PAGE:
real food right now
Real Food Right Now and How to Cook it (#realfoodrightnow) is our series on the ABCs and 123s of seasonal food.
Tastes like chicken? Not this bird. Ostrich meat is "the other red meat" with a taste profile that more closely resembles beef than poultry. The birds are easy to raise, gentle on the land and their meat has a champion nutritional profile. Read on for more about this fascinating bird - plus a recipe for ostrich burgers!
Mussels are delicious, inexpensive and nutritious. And an added bonus? Eating mussels means that you're supporting a truly sustainable form of aquaculture! Read on to learn more about these humble bivalves - plus an easy recipe for white wine- steamed mussels. Yum!
Guava's exotic, funky flavor is a delicious addition to any fruit plate. Learn more about this tropical fruit (and sometimes pesky invasive) in this week's installment of Real Food Right Now. (Plus, recipes for guava paste and guava jelly!)
Bitter melon is...well...bitter. Its taste takes some getting used to, but combined with other strong flavors, like Indian spices and chiles, or fatty meats, like pork, its bitterness becomes a delicious asset. Plus, its purported health benefits many! Read on to learn all about this bitter fruit.
What is it about the cherry that urges us not to take the business of life so seriously? Even in the kitchen, the cherry keeps the fun and games going, an affable companion to both savory and sweet ingredients. Read on for all you ever wanted to know about delicious (and beautiful) cherries!
You know pansies, roses, hibiscus... but do you know nasturtium, chervil, day lilies, crocuses, lilacs, geraniums? All of these flowers are beautiful, of course, but they also taste great! In this week's installation of Real Food Right Now, what to look for, what to look out for - and, as always, recipes.
Delicious, nutritious watercress was used in ancient times as a medicinal plant (to prevent baldness and increase vigor, among other things), but in recent times has been relegated to just a garnish. But those in the culinary know are starting to pick up on the leafy green's ability to add a peppery bite to classics like BLTs. Read on for more info on wonderful watercress!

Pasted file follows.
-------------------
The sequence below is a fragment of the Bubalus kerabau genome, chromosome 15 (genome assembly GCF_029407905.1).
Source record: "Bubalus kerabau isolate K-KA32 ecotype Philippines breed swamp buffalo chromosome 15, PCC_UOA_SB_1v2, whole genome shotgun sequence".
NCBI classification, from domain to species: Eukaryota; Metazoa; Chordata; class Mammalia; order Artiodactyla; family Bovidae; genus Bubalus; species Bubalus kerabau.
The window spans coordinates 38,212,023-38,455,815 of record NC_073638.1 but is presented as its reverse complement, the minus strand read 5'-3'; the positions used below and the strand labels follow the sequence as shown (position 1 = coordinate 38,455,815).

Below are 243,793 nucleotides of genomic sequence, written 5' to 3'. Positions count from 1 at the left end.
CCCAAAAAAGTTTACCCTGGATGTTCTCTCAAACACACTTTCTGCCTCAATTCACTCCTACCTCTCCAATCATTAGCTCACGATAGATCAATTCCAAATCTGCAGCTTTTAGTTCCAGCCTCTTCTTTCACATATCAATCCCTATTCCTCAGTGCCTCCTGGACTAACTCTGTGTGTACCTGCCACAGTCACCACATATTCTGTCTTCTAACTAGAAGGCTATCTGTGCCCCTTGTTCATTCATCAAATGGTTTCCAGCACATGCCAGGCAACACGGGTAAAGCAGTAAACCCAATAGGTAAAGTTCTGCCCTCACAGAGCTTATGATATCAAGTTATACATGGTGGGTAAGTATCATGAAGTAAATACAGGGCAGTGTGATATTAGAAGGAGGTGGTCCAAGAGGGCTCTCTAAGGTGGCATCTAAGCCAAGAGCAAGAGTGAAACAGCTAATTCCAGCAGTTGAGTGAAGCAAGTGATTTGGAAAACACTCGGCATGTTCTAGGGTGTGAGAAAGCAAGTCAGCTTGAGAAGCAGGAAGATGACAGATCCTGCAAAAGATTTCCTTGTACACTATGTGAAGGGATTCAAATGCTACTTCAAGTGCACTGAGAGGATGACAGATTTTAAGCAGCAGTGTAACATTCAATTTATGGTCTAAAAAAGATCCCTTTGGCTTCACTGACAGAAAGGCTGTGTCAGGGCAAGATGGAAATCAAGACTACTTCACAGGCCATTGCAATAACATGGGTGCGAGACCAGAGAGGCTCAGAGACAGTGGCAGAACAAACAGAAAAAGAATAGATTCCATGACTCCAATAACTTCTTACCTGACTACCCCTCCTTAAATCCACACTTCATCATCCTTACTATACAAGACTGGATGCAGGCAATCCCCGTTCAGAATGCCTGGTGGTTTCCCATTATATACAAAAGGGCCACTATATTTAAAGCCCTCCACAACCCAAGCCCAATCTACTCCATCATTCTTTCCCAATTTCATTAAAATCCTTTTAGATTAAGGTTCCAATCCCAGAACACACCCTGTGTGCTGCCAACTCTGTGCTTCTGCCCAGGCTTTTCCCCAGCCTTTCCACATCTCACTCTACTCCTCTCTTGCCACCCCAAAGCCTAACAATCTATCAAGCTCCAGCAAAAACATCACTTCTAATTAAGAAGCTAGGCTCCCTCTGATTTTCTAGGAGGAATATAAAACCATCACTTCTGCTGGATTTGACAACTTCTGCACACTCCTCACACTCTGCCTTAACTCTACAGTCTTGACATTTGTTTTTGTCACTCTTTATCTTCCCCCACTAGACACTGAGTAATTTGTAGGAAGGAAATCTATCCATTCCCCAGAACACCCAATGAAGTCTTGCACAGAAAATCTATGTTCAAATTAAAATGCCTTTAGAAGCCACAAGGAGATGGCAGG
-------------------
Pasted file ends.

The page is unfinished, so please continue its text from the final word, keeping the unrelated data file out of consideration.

Favas are a fleeting spring vegetable - like ramps and sorrel and morels -that show up at the market and quickly disappear. Enjoyed in cuisines worldwide, favas are much lauded subjects of folklore and even show up in one of the most notorious lines in American cinema. Mull over more fascinating fava facts and pro tips in this week's Real Food Right Now!
Is there anything better than a delightfully crunchy radish? Even better: every part of the radish is edible, from the root to the leaves to the seed pods. Read on for all you ever wanted to know about this incredibly delicious vegetable.
We know: Rabbit can be a hard sell - it's an unfamiliar meat to many American palates. But there are a lot of reasons to put rabbit on the menu - it's delicious, and is a sustainable source of protein. Read on for more reasons to love rabbit.
Charming mâche, which grows in tiny rosettes, has leaves with surprising succulence that makes them super juicy - and super delicious. It's no wonder that mâche is gaining popularity here in the States. Given the choice, we say, more mâche!
Beautiful fiddleheads are bright green, their tightly coiled heads delicately curled like the scroll of a violin. With a flavor slightly reminiscent of asparagus, but also nutty and pleasantly bitter, fiddleheads are a delicious reminder that the doldrums of winter are finally over.
Previously the domain of hippies and health nuts, goat cheese is now found on the menus of the finest restaurants and is ubiquitous in the cheese section of most supermarkets. But spring is the top of the season for this creamy treat. Here's how we're getting our goat!
Whether the chicken or the egg came first, eggs probably win the "most versatile ingredient" competition hands down. Found in everything from sauces and custards to their own headlining items, like omelets and egg nog, eggs offer up "egg-cellent" dining entertainment from dawn to dusk.
Those takeout pepper sachets usually - and regrettably - end up in the trash. But there was a time when black pepper wasn't so easily cast aside. Did you know it once commanded a hefty price, fueled empires and was as valuable as gold? Learn more about how it conquered the kitchen - and how we might consider rethinking its indomitable reign.
These tiny powerhouses, the progeny of the mustard plant, are seemingly innocuous. They're nearly flavorless when whole. But crack or grind these minuscule miracles and add a splash of water and - pow! - mustard shows its muscle.